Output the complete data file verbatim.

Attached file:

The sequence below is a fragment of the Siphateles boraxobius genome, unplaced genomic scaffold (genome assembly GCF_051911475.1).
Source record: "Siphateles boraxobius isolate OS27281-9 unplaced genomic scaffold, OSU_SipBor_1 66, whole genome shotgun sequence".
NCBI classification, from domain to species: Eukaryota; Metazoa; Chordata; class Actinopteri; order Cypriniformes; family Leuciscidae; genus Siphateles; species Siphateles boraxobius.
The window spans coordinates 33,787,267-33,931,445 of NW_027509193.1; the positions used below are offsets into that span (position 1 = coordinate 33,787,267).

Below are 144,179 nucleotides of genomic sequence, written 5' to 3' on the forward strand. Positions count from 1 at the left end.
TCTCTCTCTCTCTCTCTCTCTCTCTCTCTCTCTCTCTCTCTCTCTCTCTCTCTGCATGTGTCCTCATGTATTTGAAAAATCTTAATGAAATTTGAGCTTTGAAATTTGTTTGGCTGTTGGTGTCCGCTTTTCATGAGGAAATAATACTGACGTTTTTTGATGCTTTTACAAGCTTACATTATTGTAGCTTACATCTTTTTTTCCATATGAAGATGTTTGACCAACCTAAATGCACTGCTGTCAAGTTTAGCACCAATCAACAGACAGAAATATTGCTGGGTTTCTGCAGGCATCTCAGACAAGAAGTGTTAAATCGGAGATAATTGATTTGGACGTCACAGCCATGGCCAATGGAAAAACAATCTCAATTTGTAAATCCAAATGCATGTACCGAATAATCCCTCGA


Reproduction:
The sequence below is a fragment of the Siphateles boraxobius genome, unplaced genomic scaffold (genome assembly GCF_051911475.1).
Source record: "Siphateles boraxobius isolate OS27281-9 unplaced genomic scaffold, OSU_SipBor_1 66, whole genome shotgun sequence".
NCBI classification, from domain to species: Eukaryota; Metazoa; Chordata; class Actinopteri; order Cypriniformes; family Leuciscidae; genus Siphateles; species Siphateles boraxobius.
The window spans coordinates 33,787,267-33,931,445 of NW_027509193.1; the positions used below are offsets into that span (position 1 = coordinate 33,787,267).

Below are 144,179 nucleotides of genomic sequence, written 5' to 3' on the forward strand. Positions count from 1 at the left end.
TCTCTCTCTCTCTCTCTCTCTCTCTCTCTCTCTCTCTCTCTCTCTCTCTCTCTGCATGTGTCCTCATGTATTTGAAAAATCTTAATGAAATTTGAGCTTTGAAATTTGTTTGGCTGTTGGTGTCCGCTTTTCATGAGGAAATAATACTGACGTTTTTTGATGCTTTTACAAGCTTACATTATTGTAGCTTACATCTTTTTTTCCATATGAAGATGTTTGACCAACCTAAATGCACTGCTGTCAAGTTTAGCACCAATCAACAGACAGAAATATTGCTGGGTTTCTGCAGGCATCTCAGACAAGAAGTGTTAAATCGGAGATAATTGATTTGGACGTCACAGCCATGGCCAATGGAAAAACAATCTCAATTTGTAAATCCAAATGCATGTACCGAATAATCCCTCGA